Abstract

http://ssrn.com/abstract=2198934
 
 

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What Drives IP without IP? A Study of the Online Adult Entertainment Industry


Kate Darling


Massachusetts Institute of Technology (MIT) - MIT Media Laboratory; Yale University - Yale Information Society Project; Harvard University - Berkman Center for Internet & Society

February 1, 2013

Stanford Technology Law Review, Forthcoming

Abstract:     
Existing copyright policy is based largely on the utilitarian theory of incentivizing creative works. This study looks at content production incentives in the online adult entertainment industry. A recent trend of industry-specific studies tries to better understand the relationship between intellectual property (IP) and creation incentives in practice. This study makes a contribution to the literature by analyzing a major entertainment content industry where copyright protection has been considerably weakened in recent years. Because copyright infringement is widespread and prohibitively difficult to prevent, producers have been effectively unable to rely on the economic benefits that copyright is intended to provide.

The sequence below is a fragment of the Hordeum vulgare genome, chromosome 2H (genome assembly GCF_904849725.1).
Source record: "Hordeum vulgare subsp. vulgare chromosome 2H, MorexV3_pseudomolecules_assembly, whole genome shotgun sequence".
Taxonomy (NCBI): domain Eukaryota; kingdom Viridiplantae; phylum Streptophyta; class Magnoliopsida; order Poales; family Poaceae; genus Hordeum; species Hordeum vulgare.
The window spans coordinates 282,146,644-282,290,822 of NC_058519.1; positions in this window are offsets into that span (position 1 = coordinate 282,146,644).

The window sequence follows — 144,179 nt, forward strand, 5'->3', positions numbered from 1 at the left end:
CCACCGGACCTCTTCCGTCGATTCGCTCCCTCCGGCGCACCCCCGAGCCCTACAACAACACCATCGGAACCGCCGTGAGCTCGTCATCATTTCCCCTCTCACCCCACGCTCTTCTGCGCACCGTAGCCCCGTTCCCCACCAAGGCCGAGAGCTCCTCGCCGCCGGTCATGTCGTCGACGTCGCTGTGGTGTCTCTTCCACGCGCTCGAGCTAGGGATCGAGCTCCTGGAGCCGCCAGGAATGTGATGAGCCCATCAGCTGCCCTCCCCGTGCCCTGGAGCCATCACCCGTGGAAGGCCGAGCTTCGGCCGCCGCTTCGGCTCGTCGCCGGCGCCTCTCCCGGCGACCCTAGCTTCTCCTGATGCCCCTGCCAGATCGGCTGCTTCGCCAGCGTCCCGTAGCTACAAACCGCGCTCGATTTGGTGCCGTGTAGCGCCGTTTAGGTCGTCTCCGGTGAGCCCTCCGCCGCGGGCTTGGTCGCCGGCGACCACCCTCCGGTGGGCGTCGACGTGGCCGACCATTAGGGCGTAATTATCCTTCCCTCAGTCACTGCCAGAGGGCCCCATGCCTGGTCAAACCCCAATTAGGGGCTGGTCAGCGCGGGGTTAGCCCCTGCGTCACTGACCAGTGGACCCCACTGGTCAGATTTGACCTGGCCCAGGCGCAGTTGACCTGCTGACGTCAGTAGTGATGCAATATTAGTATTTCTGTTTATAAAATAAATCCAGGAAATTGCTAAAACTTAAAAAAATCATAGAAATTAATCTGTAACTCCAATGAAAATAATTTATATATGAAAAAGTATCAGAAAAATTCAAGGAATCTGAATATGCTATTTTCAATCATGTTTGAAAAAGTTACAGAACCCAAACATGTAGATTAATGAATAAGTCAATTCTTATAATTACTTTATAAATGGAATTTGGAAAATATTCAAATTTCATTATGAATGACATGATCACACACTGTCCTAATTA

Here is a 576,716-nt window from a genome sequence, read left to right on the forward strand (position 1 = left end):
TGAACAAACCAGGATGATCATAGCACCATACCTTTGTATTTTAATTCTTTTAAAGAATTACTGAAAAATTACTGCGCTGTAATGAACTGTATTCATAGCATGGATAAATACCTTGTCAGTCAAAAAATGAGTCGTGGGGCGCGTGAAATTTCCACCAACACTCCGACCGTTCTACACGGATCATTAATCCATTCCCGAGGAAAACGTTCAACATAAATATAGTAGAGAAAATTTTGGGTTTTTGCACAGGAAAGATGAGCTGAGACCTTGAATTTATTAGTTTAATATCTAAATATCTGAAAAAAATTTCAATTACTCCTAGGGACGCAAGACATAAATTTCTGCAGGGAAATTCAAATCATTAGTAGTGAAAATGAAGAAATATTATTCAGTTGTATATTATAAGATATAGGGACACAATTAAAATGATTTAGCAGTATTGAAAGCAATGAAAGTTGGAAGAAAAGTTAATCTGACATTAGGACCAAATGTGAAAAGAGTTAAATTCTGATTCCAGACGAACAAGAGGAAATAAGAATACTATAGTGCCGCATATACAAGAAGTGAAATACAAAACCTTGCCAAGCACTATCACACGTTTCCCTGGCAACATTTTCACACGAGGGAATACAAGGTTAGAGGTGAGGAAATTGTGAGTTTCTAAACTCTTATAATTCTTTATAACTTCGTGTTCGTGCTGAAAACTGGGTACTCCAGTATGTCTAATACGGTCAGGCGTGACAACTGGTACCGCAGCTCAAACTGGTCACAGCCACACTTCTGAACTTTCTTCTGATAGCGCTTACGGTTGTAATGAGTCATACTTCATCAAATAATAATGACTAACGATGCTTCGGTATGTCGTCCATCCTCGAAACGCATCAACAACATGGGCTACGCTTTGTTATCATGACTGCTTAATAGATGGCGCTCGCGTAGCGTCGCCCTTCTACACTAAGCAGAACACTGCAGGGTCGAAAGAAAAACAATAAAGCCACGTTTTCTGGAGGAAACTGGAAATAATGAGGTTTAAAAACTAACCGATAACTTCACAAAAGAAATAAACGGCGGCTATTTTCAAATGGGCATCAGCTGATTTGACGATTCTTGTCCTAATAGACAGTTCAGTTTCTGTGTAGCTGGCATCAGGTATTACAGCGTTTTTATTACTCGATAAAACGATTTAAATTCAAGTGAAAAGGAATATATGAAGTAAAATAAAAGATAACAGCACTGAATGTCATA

Qualitative interviews with industry specialists and content producers support the hypothesis that copyright enforcement is not cost effective. As a result, many producers have developed alternative strategies to recoup their investment costs. Similar to the findings of other scholarly work on low-IP industries, this research finds a shift toward the production of experience goods. It also finds that some incentives to produce traditional content remain. The sustainability of providing convenience and experience goods while continuing content production relies partially on general, but also on industry-specific factors, such as consumer privacy preferences, consumption habits, low production costs, and high demand. While not all of these attributes translate to other industries, determining such factors and their limits brings us toward a better understanding of innovation mechanisms.

Number of Pages in PDF File: 80

Keywords: Intellectual Property, copyright, law & economics, innovation policy, adult entertainment, creative industries

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Date posted: January 10, 2013 ; Last revised: November 15, 2013

Suggested Citation

Darling, Kate, What Drives IP without IP? A Study of the Online Adult Entertainment Industry (February 1, 2013). Stanford Technology Law Review, Forthcoming. Available at SSRN: http://ssrn.com/abstract=2198934 or http://dx.doi.org/10.2139/ssrn.2198934

Contact Information

Kate Darling (Contact Author)
Massachusetts Institute of Technology (MIT) - MIT Media Laboratory ( email )
20 Ames St.
Cambridge, MA 02139-4307
United States
Yale University - Yale Information Society Project ( email )
127 Wall Street
New Haven, CT 06511
United States
Harvard University - Berkman Center for Internet & Society ( email )
Harvard Law School
23 Everett, 2nd Floor
Cambridge, MA 02138
United States
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